The road to paradise runs through Garbatella
Visiting the modern Roman suburb at the heart of Europe’s sacred geography
Starting in Canterbury, the Via Francigena crosses four countries ending at the southernmost tip of Puglia. Rome remains the highlight for most pilgrims along the route, and the city’s Garbatella district bears witness to its historical and spiritual importance.
The Via delle Sette Chiese, in the Garbatella district south of Rome’s historic center, runs between two of ancient Rome’s most important highways – the Via Ostiense, which connected the city to the port in Ostia, and the Via Appia, which linked the Eternal City to Southern Italy. As its name suggests, the road boasts seven important churches that were, and remain, among the highlights for pilgrims arriving in Rome.
Historical records and stories surrounding the Via delle Sette Chiese date back to the early Middle Ages. The faithful believed that visiting the seven churches along this 20km route would absolve them of their sins. The route played a significant role in the life of Saint Begga, a 7th-century Frankish noblewoman of whom Charlemagne was a direct descendant. After being widowed, she devoted herself to religious life and decided to make the arduous pilgrimage to Rome from her home in Metz. In Rome, she visited the sacred churches and basilicas of the city along the Via delle Sette Chiese. She was so struck that, upon returning from Rome, she commemorated them in the form of seven chapels she built at the convent where she would live out her days in prayer and contemplation.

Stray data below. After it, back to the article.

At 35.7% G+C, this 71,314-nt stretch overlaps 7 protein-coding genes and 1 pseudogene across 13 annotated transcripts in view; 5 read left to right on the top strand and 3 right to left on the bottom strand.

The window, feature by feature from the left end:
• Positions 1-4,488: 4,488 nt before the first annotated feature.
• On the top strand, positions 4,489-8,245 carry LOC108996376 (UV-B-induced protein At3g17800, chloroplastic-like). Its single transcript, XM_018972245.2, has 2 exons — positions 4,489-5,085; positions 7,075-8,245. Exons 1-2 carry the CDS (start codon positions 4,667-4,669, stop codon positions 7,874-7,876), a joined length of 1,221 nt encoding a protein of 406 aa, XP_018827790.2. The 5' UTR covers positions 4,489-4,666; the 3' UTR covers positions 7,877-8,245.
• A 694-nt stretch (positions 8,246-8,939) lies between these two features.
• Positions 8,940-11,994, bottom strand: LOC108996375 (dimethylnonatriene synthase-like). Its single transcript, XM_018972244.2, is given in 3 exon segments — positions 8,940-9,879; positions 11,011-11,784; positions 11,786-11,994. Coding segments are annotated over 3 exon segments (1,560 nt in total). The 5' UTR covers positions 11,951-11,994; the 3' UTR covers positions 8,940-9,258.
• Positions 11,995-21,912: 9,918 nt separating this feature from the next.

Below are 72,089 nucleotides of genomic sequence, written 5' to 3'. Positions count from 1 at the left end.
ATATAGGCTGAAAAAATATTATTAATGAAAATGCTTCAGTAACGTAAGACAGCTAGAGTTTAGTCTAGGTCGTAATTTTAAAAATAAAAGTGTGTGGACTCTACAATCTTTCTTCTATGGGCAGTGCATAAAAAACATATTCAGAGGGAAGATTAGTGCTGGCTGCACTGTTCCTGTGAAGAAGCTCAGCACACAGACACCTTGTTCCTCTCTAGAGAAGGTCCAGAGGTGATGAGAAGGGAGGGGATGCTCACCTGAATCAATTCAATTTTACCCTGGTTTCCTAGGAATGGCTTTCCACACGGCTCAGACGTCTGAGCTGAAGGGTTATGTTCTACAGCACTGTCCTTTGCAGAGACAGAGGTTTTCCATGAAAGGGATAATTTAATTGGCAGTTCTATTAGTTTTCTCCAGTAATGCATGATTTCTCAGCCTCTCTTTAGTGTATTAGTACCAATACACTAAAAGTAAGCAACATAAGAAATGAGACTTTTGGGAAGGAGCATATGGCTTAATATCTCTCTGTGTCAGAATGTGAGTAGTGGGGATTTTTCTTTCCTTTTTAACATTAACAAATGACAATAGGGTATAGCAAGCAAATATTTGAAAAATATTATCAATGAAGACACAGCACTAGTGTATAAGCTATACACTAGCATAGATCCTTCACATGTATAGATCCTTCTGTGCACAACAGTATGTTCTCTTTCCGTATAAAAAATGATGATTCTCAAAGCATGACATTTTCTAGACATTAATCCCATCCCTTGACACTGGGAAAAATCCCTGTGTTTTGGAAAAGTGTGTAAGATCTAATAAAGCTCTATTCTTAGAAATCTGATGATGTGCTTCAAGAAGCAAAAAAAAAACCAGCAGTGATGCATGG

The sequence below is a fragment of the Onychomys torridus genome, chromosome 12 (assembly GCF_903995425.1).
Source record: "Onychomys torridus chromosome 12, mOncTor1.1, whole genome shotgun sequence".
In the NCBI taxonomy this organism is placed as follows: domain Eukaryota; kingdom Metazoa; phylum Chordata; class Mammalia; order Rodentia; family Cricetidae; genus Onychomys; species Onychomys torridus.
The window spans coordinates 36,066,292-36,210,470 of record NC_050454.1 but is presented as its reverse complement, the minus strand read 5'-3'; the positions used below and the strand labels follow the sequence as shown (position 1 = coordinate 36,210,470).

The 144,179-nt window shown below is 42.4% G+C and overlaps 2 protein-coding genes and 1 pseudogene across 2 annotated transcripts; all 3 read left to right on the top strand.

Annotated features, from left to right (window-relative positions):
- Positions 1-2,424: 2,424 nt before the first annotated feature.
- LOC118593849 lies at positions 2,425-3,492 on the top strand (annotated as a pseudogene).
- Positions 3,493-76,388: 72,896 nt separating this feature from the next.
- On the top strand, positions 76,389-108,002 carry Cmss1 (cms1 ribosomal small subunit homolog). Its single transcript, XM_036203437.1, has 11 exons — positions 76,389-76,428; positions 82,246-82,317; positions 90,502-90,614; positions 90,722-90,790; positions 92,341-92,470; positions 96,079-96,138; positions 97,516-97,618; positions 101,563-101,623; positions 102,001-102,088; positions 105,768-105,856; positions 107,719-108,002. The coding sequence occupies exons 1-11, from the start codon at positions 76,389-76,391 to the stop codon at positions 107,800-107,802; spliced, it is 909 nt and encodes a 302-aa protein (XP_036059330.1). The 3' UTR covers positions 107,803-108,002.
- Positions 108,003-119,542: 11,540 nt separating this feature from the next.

By the late Middle Ages, the pilgrimage route had become an established tradition in the religious life of Rome. Records from 1550 indicate that Michelangelo and painter-historian Giorgio Vasari walked the pilgrimage route in each other’s company. The two men also walked the section of the route that led them through Garbatella.
Nearly 500 years on, you can retrace the path that these Renaissance masters once took. The itinerary begins in Ostiense at the monumental Basilica of San Paolo fuori Mura, one of Rome’s seven basilicas and one of the four papal basilicas of the city. It is noted for its large, open interior space and magnificent ceiling. Only a few fragments remain of the original 4th-century structure that Saint Begga, Michelangelo, and Vasari would have visited. The basilica was destroyed by a fire in 1823 and rebuilt.
Continuing along Via Ostiense for a few hundred meters, you will reach the start of Via delle Sette Chiese. Continuing along the road, at the intersection with Via di S. Adautto can be found a madonella, a statue of the Virgin Mary and child of the type seen all over Rome’s historic center.
Commodilla Park, with its catacombs that can be visited by appointment, is the next landmark along the route on the southern side of the road. Along the northern side of the road, you can catch glimpses of several of the neighborhood’s idyllic courtyards. The road then leads to a busy square, the Largo delle Sette Chiese, where the most recent addition to Garbatella’s artistic treasures can be viewed. It is the striking mural Amor et cura by Chilean street artist Carlos Atoche, unveiled in May 2021.
A little further on is the small church of Corpus Domini that belongs to the order of nuns, the Suore Discepole di Gesù Eucaristico. It is a modern church built in 1953. Going inside, you might see nuns sitting in silent prayer.